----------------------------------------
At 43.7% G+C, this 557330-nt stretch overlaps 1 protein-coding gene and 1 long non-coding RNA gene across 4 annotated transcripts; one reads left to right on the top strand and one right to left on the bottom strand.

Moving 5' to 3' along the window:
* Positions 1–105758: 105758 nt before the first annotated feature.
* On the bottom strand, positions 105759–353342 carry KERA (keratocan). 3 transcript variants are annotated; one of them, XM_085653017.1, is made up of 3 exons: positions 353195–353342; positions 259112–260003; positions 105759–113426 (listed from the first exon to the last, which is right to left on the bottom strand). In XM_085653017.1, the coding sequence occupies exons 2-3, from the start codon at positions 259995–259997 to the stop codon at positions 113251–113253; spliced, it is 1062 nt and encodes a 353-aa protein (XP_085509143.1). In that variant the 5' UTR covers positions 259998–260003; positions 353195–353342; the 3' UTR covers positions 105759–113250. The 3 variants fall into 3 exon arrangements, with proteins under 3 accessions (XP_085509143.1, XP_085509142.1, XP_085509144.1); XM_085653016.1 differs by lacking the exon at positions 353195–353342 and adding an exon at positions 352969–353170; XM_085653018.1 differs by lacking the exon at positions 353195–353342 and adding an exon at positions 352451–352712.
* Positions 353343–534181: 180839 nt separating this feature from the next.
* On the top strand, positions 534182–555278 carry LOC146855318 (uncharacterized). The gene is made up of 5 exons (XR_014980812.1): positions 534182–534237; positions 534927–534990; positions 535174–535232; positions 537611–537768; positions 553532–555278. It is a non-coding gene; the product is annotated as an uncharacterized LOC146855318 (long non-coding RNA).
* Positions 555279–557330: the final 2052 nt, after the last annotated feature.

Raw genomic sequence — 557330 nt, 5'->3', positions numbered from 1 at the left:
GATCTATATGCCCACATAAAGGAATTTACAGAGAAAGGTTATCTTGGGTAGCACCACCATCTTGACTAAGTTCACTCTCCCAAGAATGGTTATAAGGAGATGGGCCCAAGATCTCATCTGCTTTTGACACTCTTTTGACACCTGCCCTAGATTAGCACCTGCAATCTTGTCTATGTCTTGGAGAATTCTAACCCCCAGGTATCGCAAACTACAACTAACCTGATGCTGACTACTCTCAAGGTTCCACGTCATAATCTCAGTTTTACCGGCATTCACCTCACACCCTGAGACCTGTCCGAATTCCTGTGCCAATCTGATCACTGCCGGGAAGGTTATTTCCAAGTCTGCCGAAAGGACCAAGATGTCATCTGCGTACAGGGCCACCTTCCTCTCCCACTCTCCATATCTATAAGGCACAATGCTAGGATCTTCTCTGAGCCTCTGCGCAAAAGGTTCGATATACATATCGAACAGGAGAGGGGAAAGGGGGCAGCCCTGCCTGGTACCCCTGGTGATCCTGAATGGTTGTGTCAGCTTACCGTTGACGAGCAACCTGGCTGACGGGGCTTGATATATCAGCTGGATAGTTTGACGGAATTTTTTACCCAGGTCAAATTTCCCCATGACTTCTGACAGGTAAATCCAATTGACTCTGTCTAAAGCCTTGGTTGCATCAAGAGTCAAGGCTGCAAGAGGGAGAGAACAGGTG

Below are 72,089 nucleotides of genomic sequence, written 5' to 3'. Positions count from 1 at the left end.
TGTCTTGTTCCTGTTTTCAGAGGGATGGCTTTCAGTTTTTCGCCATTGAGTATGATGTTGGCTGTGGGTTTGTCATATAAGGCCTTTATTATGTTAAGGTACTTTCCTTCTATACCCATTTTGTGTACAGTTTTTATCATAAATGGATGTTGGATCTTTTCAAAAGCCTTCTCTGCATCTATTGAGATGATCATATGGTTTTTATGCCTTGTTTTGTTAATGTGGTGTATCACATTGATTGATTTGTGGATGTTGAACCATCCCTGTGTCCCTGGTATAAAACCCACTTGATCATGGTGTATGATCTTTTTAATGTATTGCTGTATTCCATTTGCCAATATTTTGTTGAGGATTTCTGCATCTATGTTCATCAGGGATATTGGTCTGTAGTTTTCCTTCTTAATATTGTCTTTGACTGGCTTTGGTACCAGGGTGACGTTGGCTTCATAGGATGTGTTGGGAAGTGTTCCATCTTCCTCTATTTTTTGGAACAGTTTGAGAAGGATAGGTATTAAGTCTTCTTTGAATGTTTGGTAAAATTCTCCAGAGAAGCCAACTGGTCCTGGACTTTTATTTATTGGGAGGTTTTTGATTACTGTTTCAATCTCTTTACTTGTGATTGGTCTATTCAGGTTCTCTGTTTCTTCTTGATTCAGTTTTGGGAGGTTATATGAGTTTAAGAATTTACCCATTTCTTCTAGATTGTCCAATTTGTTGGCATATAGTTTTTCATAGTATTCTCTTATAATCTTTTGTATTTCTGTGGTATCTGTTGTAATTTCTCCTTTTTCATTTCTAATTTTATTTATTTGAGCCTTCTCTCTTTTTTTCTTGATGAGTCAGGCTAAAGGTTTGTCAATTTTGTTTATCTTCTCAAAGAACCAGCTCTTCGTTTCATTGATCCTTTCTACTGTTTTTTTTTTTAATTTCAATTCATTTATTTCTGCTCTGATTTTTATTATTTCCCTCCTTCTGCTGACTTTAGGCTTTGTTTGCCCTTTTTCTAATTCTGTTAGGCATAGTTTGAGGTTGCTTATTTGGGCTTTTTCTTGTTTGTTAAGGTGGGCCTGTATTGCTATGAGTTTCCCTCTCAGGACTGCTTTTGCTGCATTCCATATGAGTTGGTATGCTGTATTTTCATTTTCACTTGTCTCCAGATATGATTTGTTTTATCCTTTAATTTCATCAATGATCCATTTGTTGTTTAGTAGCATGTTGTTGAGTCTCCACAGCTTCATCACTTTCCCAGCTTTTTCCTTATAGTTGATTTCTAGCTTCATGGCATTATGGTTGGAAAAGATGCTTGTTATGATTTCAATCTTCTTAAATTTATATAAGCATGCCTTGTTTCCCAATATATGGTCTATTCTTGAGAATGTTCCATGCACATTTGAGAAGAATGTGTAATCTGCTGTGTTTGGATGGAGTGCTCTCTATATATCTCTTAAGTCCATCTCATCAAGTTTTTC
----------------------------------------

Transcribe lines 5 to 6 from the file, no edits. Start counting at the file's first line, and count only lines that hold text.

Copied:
* Positions 353343–534181: 180839 nt separating this feature from the next.
* On the top strand, positions 534182–555278 carry LOC146855318 (uncharacterized). The gene is made up of 5 exons (XR_014980812.1): positions 534182–534237; positions 534927–534990; positions 535174–535232; positions 537611–537768; positions 553532–555278. It is a non-coding gene; the product is annotated as an uncharacterized LOC146855318 (long non-coding RNA).